The chronic form of Hepatitis B can be treated with antiviral medications
Surgery or radiation therapy can be used to treat benign liver tumours.
Cancer of the liver can rarely be controlled with drugs that target targeted tissues.
Patients suffering from severe alcoholic hepatitis can increase their survival rate by taking corticosteroids.
Preventing liver diseases through lifestyle changes
Nutrition- People with obesity are more susceptible to non-alcoholic fatty liver disease. You may be able to achieve a healthy weight by eating a diet rich in fibre and low in saturated fats. Rather than eating acidic, high-fat foods, you should avoid them to prevent gallstones.
Limit alcoholic beverages- Excessive drinking can lead to liver cirrhosis.
Vaccine early- To protect yourself from hepatitis A or B, make sure you receive a hepatitis vaccination as soon as possible.
Take safety measures when getting piercings or tattoos to avoid infection.
Bile Duct Disease (Noncancerous)
The bile ducts, which assist in digesting fat by carrying bile from the liver to the small intestine, can be blocked by cancer. It is important to note that there are several types of noncancerous bile duct disorders that can also cause problems. Noncancerous bile duct disorders may include the following.
Cholangitis (infection of the bile duct)
Infections caused by leaks in the bile duct can occur following certain surgeries
Biliary stricture (an abnormal narrowing of the bile duct)
Bilateral stones (choledocholithiasis, the formation of gallstones in the common bile duct)
Changes in the bile ducts after liver transplantation (such as leaking or narrowing).
It is best to have a team of experts handle the diagnosis and treatment of bile duct disease. Our bile duct specialists have extensive experience treating bile duct disorders using both surgical and advanced endoscopic approaches to relieve obstructed ducts and improve patients’ quality of life.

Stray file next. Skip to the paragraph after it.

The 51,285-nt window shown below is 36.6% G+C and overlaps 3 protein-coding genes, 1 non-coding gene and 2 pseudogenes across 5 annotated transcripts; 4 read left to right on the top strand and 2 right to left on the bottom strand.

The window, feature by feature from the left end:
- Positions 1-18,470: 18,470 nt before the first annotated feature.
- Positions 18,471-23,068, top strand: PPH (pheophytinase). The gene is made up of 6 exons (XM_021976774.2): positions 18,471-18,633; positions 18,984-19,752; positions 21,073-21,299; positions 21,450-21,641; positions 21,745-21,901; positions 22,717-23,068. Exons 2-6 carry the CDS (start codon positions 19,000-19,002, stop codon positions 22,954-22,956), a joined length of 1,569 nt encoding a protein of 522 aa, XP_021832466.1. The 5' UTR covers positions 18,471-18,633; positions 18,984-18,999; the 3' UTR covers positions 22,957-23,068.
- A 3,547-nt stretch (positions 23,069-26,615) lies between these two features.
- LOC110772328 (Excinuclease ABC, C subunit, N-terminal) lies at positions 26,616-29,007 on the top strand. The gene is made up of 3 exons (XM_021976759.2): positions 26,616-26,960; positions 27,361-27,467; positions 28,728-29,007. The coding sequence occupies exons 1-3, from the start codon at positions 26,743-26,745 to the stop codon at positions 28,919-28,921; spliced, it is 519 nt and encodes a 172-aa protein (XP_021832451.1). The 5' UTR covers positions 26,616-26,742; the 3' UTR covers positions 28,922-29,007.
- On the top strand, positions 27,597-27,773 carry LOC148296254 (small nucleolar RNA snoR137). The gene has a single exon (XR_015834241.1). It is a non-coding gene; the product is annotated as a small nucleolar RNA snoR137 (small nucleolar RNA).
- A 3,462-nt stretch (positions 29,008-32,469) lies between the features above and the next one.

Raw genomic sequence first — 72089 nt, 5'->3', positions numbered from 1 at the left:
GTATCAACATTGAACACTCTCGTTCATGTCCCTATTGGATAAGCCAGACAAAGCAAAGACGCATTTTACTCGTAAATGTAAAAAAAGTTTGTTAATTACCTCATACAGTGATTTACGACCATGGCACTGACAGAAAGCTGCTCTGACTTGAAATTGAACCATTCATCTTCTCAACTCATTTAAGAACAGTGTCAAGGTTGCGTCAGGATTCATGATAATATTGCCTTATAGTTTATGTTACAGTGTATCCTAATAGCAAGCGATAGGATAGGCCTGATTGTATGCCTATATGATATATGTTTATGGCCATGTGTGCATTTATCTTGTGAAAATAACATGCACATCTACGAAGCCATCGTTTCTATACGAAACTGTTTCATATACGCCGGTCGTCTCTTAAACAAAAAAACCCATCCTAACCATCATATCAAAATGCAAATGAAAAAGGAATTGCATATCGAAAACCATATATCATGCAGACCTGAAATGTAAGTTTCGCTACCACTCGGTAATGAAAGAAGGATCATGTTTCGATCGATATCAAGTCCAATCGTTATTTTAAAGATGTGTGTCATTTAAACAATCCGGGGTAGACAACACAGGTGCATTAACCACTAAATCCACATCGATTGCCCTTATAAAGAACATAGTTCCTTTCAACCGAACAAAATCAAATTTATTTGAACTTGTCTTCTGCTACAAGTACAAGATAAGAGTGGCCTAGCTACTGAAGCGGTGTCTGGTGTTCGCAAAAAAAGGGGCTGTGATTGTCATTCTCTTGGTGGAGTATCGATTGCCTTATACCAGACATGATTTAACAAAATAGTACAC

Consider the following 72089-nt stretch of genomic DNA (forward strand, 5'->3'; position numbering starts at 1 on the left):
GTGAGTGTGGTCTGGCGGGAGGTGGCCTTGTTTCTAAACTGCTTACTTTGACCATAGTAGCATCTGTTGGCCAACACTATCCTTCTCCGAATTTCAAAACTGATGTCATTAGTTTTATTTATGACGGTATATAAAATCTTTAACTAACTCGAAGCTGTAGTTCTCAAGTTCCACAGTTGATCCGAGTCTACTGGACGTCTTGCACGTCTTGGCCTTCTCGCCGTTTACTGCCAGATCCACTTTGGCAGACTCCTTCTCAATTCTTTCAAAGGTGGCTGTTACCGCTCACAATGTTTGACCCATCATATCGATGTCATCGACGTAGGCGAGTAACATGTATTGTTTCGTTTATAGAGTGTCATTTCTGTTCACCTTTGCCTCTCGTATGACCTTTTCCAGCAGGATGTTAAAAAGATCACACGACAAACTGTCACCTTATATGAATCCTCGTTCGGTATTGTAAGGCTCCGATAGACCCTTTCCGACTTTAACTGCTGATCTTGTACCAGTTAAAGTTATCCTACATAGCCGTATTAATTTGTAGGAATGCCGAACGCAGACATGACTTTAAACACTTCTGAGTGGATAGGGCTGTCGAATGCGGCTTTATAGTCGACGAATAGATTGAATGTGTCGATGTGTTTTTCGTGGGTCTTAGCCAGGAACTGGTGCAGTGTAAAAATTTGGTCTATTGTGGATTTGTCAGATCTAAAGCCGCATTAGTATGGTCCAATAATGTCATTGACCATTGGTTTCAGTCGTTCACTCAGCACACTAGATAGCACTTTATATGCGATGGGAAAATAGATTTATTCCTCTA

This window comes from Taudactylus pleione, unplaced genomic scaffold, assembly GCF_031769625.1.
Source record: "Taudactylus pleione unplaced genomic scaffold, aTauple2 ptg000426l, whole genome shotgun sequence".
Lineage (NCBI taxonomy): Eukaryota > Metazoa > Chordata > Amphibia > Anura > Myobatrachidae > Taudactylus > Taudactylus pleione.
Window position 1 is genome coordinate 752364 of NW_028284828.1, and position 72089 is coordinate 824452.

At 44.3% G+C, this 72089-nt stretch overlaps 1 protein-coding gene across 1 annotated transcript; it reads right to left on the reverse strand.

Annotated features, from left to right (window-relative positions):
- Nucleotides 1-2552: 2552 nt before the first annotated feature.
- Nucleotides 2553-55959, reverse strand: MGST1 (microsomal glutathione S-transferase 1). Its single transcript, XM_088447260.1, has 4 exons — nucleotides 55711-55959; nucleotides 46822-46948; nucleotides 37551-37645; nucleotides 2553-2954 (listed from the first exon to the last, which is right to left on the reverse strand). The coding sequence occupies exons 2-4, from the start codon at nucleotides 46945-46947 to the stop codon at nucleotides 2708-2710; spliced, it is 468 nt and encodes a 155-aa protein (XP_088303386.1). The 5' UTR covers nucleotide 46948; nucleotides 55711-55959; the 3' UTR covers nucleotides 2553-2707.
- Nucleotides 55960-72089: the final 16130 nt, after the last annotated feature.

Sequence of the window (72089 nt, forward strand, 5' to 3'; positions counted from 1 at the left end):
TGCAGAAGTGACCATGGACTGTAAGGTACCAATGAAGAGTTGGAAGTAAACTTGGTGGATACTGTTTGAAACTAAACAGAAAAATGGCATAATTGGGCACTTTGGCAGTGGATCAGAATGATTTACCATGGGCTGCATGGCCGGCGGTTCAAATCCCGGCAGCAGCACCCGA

Bile Duct Disease Symptoms
When the bile ducts cannot function properly, they can cause a variety of symptoms, including:
Nausea and vomiting
Bile Duct Disorders Diagnosis
In order to diagnose blockages and other disorders of the bile ducts, the following diagnostic tests can be performed:
Imaging tests: CT scans and magnetic resonance imaging (MRI).
Endoscopic ultrasound (EUS): This procedure utilises a specially designed endoscope and high-powered sound waves to visualize the digestive tract and surrounding organs.
Probe-based confocal endomicroscopy: The CADC is one of a few centres that offer this highly specialised method of evaluating narrowing in the bile ducts using a small microscope.
Narrowband imaging: A special system is used in this endoscopic technique to capture images without the use in dyes of the bile ducts. The NBI works on the principle that different wavelengths of light penetrate tissue at different depths. Different wavelengths of light allow doctors to examine the lining of the bile ducts (mucosa).
Treatment for Bile Duct Disorders
Several of our specialists have extensive experience diagnosing and treating bile duct disorders. In order to provide each patient with coordinated, advanced, and individualised care, a multidisciplinary team of specialists in endoscopy, radiology, and surgery works together.
Various surgical techniques, as well as endoscopic procedures, can be used to treat bile duct strictures, obstructions, and leaks. In these cases, endoscopic retrograde cholangiopancreatography (ERCP) is used to insert a stent within the narrowed or blocked area. In ERCP, an endoscope is used along with x-rays for an advanced procedure. In ERCP or EUS-guided ERCP, our interventional endoscopists insert stents to re-open blocked bile ducts, restore function, and alleviate patients’ symptoms.
Bilateral bile duct stones can be removed through ERCP and sphincterotomy (a cut made from the inside of the muscle in the duct). By using a minimally invasive approach, our interventional endoscopists can also remove biliary stones using laser lithotripsy or mechanical lithotripsy.